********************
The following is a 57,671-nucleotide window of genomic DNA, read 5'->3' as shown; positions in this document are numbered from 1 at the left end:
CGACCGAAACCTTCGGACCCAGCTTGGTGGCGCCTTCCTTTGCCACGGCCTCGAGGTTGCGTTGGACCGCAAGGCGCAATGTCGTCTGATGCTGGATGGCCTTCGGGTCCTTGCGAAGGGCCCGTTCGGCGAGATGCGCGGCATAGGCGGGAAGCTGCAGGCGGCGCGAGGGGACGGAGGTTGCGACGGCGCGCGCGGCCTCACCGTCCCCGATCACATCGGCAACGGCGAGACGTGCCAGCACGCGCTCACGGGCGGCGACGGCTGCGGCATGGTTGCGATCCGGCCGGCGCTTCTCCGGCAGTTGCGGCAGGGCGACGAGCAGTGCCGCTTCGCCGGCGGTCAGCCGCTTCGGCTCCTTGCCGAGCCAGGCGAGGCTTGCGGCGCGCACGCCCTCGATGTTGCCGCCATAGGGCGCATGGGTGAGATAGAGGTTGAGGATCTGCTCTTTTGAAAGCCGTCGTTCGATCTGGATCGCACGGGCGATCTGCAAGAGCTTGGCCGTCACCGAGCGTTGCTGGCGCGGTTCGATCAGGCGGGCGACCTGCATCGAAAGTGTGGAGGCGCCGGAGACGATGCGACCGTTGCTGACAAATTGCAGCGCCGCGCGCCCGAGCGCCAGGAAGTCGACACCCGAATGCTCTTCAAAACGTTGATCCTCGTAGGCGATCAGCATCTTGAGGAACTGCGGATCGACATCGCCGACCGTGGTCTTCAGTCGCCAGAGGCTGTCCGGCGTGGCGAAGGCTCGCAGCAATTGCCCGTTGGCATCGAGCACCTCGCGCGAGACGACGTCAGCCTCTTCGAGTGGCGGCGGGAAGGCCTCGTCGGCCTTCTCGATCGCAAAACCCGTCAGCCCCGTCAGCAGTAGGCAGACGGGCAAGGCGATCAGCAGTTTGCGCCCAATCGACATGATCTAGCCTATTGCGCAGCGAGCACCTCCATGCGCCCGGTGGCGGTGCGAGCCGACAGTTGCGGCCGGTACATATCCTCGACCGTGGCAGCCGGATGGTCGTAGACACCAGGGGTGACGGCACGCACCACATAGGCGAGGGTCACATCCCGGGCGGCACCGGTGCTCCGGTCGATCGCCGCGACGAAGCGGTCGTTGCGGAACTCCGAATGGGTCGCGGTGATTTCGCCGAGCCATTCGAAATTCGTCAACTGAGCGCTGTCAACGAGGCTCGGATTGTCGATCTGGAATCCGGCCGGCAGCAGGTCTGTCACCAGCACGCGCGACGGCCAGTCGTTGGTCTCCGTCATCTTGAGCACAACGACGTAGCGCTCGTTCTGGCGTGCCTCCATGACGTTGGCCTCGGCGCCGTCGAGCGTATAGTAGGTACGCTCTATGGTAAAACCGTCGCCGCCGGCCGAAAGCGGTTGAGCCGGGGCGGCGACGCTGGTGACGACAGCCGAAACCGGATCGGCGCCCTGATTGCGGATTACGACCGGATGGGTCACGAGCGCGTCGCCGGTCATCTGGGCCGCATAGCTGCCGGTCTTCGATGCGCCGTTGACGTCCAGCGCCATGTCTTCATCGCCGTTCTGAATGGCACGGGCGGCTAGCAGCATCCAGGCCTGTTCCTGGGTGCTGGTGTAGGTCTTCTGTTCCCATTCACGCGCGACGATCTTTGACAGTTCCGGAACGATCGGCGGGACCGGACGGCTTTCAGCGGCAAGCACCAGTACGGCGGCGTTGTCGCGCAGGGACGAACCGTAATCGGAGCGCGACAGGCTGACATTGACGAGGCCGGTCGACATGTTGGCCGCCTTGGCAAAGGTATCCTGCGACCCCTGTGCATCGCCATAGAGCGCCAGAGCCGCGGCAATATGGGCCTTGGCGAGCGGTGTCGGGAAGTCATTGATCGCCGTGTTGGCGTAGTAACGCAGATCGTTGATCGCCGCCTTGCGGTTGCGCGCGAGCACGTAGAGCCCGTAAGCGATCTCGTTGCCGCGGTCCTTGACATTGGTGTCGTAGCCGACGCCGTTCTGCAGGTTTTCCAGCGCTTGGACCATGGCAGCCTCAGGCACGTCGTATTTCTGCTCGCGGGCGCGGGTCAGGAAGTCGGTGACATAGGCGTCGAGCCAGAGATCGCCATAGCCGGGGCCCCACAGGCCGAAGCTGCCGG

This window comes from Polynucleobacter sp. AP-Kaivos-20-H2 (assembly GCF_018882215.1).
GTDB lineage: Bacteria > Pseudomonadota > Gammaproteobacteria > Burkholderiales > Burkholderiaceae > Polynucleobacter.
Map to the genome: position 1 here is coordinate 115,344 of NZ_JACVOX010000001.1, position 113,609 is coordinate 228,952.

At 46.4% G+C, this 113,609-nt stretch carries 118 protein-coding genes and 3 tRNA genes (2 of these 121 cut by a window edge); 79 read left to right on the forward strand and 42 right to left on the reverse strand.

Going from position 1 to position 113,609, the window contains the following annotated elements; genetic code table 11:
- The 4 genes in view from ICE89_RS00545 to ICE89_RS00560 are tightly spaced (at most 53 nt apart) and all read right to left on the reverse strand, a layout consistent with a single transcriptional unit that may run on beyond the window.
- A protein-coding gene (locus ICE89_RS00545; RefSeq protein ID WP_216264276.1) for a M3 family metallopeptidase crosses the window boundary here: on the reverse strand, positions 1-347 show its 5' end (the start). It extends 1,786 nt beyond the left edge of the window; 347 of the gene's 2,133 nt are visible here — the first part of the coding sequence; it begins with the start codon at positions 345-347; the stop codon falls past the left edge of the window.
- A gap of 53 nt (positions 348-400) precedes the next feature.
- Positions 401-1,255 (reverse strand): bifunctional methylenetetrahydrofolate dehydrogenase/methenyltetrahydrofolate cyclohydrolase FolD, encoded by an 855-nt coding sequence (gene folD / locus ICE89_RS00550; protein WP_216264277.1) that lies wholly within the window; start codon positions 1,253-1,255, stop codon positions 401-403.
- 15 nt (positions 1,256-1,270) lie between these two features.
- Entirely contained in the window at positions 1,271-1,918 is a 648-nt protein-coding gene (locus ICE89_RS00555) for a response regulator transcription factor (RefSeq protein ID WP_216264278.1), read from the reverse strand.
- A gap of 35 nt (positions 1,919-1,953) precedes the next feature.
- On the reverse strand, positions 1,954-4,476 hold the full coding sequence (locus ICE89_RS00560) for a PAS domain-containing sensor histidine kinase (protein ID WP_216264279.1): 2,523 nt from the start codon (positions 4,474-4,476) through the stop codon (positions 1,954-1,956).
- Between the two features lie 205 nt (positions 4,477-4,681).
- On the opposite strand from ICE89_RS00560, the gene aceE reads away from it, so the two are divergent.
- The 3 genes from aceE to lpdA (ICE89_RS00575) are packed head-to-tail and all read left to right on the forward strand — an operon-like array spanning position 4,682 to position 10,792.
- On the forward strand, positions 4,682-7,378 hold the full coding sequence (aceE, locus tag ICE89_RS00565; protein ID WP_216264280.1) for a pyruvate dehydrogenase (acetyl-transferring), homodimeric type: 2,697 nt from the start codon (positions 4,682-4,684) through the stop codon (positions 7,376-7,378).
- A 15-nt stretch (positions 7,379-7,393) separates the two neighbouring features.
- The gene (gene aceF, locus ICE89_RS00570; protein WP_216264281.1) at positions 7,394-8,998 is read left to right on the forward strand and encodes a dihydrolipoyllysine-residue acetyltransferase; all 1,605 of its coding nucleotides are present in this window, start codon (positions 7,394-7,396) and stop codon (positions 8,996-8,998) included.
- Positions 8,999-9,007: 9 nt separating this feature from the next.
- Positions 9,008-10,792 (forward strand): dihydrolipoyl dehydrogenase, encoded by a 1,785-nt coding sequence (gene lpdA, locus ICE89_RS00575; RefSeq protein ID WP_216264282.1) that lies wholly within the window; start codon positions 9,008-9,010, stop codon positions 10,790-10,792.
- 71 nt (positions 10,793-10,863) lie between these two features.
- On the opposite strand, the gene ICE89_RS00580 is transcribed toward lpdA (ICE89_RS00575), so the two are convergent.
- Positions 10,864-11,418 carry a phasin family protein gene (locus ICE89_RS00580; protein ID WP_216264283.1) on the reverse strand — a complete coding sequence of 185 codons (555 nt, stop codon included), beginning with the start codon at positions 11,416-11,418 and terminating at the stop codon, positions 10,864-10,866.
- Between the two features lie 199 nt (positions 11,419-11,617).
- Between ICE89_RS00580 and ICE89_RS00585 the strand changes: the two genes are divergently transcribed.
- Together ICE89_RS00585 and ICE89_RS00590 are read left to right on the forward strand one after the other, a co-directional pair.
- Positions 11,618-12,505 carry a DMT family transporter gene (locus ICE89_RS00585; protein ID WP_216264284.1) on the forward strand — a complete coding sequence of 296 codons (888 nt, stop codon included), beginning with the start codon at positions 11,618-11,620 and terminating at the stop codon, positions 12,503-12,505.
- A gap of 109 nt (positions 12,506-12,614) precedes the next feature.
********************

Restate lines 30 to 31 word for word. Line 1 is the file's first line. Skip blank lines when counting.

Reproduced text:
- Positions 11,618-12,505 carry a DMT family transporter gene (locus ICE89_RS00585; protein ID WP_216264284.1) on the forward strand — a complete coding sequence of 296 codons (888 nt, stop codon included), beginning with the start codon at positions 11,618-11,620 and terminating at the stop codon, positions 12,503-12,505.
- A gap of 109 nt (positions 12,506-12,614) precedes the next feature.